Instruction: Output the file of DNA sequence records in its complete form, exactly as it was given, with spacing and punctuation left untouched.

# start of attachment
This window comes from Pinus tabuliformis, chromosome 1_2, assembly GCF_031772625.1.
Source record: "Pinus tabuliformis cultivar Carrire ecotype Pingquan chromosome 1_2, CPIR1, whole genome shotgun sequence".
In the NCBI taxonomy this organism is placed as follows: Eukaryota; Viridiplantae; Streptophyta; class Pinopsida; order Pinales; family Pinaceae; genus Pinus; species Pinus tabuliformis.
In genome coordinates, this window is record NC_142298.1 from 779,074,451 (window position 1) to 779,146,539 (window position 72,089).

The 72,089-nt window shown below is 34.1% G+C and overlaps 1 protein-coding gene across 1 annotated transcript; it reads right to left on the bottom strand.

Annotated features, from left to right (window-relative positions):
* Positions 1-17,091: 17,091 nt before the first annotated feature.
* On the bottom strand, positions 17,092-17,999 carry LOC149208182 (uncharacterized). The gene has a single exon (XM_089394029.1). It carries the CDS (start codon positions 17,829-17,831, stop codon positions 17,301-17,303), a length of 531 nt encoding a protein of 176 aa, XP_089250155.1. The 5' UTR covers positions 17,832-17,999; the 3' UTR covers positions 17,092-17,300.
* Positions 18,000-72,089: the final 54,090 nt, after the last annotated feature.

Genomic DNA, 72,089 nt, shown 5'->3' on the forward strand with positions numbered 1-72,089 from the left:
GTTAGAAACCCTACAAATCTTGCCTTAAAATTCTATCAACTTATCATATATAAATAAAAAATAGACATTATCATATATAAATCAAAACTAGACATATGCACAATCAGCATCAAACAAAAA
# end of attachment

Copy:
This window comes from Pinus tabuliformis, chromosome 1_2, assembly GCF_031772625.1.
Source record: "Pinus tabuliformis cultivar Carrire ecotype Pingquan chromosome 1_2, CPIR1, whole genome shotgun sequence".
In the NCBI taxonomy this organism is placed as follows: Eukaryota; Viridiplantae; Streptophyta; class Pinopsida; order Pinales; family Pinaceae; genus Pinus; species Pinus tabuliformis.
In genome coordinates, this window is record NC_142298.1 from 779,074,451 (window position 1) to 779,146,539 (window position 72,089).

The 72,089-nt window shown below is 34.1% G+C and overlaps 1 protein-coding gene across 1 annotated transcript; it reads right to left on the bottom strand.

Annotated features, from left to right (window-relative positions):
* Positions 1-17,091: 17,091 nt before the first annotated feature.
* On the bottom strand, positions 17,092-17,999 carry LOC149208182 (uncharacterized). The gene has a single exon (XM_089394029.1). It carries the CDS (start codon positions 17,829-17,831, stop codon positions 17,301-17,303), a length of 531 nt encoding a protein of 176 aa, XP_089250155.1. The 5' UTR covers positions 17,832-17,999; the 3' UTR covers positions 17,092-17,300.
* Positions 18,000-72,089: the final 54,090 nt, after the last annotated feature.

Genomic DNA, 72,089 nt, shown 5'->3' on the forward strand with positions numbered 1-72,089 from the left:
GTTAGAAACCCTACAAATCTTGCCTTAAAATTCTATCAACTTATCATATATAAATAAAAAATAGACATTATCATATATAAATCAAAACTAGACATATGCACAATCAGCATCAAACAAAAA